THE GUN STORE — “Hi,” I say. “Do you sell guns?” The clerk gives me a strange look. “No, we’re a French pastry shop. Watcha need? We got pistols and rifles and sniper guns. We got ammo, body armor and we used to carry heavier stuff for your home’s protection — mortars, anti-tank missiles and howitzers, but Biden gave them all to the Ukrainian Army.”
“I used to be a cannon-cocker in the Marines, but I ended up in infantry because I could never figure out how to put a bayonet on the muzzle. Anyhow, I thought I’d buy a gun. But first I guess the law requires that I qualify.” The clerk pulls out a clipboard and pen, then asks if I am over 18. “Yes, just barely. It’s odd that, in Texas, an 18-year-old can’t buy a package of cigarettes or a beer, but can buy an AR-15 style rifle.” The clerk nods. “Now, do you have a criminal record, mentally deranged or have shot up Walmarts, schools or churches in the last 48 hours? You don’t look the sort, so I’ll put down ‘probably not.’ Are you a terrorist, pirate or are stalked by black helicopters?”
“No,” I reply. “They’re usually green camouflage. But I need to buy a gun right because I want to go hunting. I suppose there’s a waiting period.” He looks at his watch. “Time’s up.” This whole conversation is rather upsetting and I probably need to cool off before buying anything, so I leave. Back home, I do a little research and it underscored my need to have a gun, particularly to avoid a mass shooting. Since 2009 more than 1,500 Americans have been killed in over 270 mass shootings. In the last five years, Texas leads the list with 87 dead in five mass shootings. (The Congressional Research Service defines mass shootings as multiple, firearm and homicides involving four or more victims at one or more locations close to one another.)
Texas’ leadership in this bloody category may stem from our laws. State law allows 18-year-olds to buy certains. But federal law restricts handgun purchases to those over 21, with a few exceptions. So in Texas most 18-year-olds can legally buy an AR-15 but not a handgun. There is a loophole for youths “engaged in an agricultural enterprise” or for hunting, sporting “or other lawful purposes” with adult supervision. Also, if a friend or relative or a guy on a street corner sells you a gun, that’s a private matter so you don’t need to run a background check or register it with the DPS, Toll Road Authority or your neighborhood homeowners association. Same thing with purchasing a firearm at a gun show. You can even pack heat by buying online. You can own machine guns and short-barrel rifles, armor-piercing ammunition and improvised explosive devices if you registered them with the feds.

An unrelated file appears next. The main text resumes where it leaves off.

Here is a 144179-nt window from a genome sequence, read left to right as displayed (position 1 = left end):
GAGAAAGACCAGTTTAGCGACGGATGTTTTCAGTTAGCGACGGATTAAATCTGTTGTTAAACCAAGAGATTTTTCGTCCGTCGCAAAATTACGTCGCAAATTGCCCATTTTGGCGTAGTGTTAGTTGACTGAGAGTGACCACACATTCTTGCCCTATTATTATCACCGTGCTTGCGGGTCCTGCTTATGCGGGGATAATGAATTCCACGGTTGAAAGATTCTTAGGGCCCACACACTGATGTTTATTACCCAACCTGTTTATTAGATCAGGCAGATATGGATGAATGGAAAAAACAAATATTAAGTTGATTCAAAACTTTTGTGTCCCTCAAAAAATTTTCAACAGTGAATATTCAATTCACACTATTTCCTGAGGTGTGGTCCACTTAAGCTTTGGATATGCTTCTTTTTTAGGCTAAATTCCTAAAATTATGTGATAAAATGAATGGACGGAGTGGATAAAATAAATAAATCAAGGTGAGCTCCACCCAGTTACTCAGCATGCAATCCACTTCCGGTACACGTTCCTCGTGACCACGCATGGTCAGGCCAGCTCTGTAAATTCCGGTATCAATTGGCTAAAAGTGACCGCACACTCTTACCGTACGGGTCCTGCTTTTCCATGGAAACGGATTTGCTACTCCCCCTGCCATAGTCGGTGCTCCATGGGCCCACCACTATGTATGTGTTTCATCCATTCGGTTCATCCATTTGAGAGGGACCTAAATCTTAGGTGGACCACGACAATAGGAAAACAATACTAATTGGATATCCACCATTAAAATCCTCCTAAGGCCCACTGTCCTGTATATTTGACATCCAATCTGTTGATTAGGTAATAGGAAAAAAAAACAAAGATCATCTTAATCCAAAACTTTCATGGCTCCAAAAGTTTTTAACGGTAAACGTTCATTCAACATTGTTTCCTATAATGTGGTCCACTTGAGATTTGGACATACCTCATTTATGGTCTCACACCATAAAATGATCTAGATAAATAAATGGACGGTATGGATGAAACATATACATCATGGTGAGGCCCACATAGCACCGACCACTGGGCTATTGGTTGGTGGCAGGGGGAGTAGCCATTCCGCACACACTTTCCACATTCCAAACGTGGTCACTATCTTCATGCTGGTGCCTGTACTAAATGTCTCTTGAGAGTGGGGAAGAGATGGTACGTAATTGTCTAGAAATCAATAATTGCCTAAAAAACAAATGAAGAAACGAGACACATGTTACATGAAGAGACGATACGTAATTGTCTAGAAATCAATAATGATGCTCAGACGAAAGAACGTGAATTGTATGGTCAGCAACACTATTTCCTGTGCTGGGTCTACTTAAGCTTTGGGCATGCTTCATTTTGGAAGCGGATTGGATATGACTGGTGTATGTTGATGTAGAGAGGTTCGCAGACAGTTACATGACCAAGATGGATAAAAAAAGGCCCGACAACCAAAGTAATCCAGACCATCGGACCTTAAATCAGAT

In Texas, “gun control” means holding it with both hands. So our state leaders run from any proposed law that would even slightly mess with Texans’ Second Amendment right to shoot you. After the Santa Fe High School shooting in 2018, top state leaders discussed (discussed?) possible new laws for gun control. Several bills to this effect were filed by members of both parties during the 2019 session; none was passed. Also in 2019, Texas made it easier for people to carry guns into churches and passed a law prohibiting landlords from banning guns in their rental properties.
In 2021, Texas became the largest state to legalize unlicensed open and concealed carry of handguns. Texas lawmakers proposed at least 180 gun-related bills, including universal background checks, “red flag” proposals and raising the age to purchase an assault weapon. All of those bills were introduced by Democrats, and none of them made it to the floor of either chamber. Very few had hearings, and only in the House. The lawmakers approved at least 22 bills to loosen rules on differents. The NRA called it a “groundbreaking session for gun owners,” and Gov. Greg Abbott called the permitless carry bill “the strongest Second Amendment legislation in Texas history.”
Speaking of our Guv, he said that the Uvalde school shooter had a “mental health challenge” and the state needed to “do a better job with mental health,” yet in April he slashed $211 million from the state department that oversees mental health programs. Texas already ranks last out of all 50 states and the District of Columbia for overall access to mental health care. Beto O’Rourkewho is running against Abbott for governor, confronted him during a press conference in Uvalde. “The time to stop the next shooting is right now, and you are doing nothing,” he said, adding, “This is on you.”
Don McLaughlin, the Republican mayor of Uvalde, called O’Rourke a “sick (expletive),” and accused him of making the shootings “a political issue.” Sen. Ted “Cancun” Cruz said, “I get tired of all the politicking.” Cruz has an A-plus 100 percent standing with the NRA.During the 2018 election cycle, Cruz was the biggest recipient of money from gun rights backers. So far, the NRA alone has contributed $176,284 to Cruz. Gov. Abbott has received NRA contributions of $16,750. Lite Guv Dan Patrick has pocketed $12,500.
Like many other Republicans, Cruz says the answer to the outbreak of mass shootings is to fortify our schools, hire more guards and teachers require to be armed. I suppose we could transfer those 10,000 Texas National Guards on our southern border to protect our schools, add watchtowers and barbed wire. Maybe give our teachers bodyguards, flak jackets and combat pay. What might help is to simply pass some meaningful laws on gun control.
Back at the gun store I am ready to buy. “I want 14 rapid-firing guns, lots of ammo and a permit from Governor Abbott.” The clerk smiles. “Give the deer our thoughts and prayers.”
Ashby is targeted at [email protected]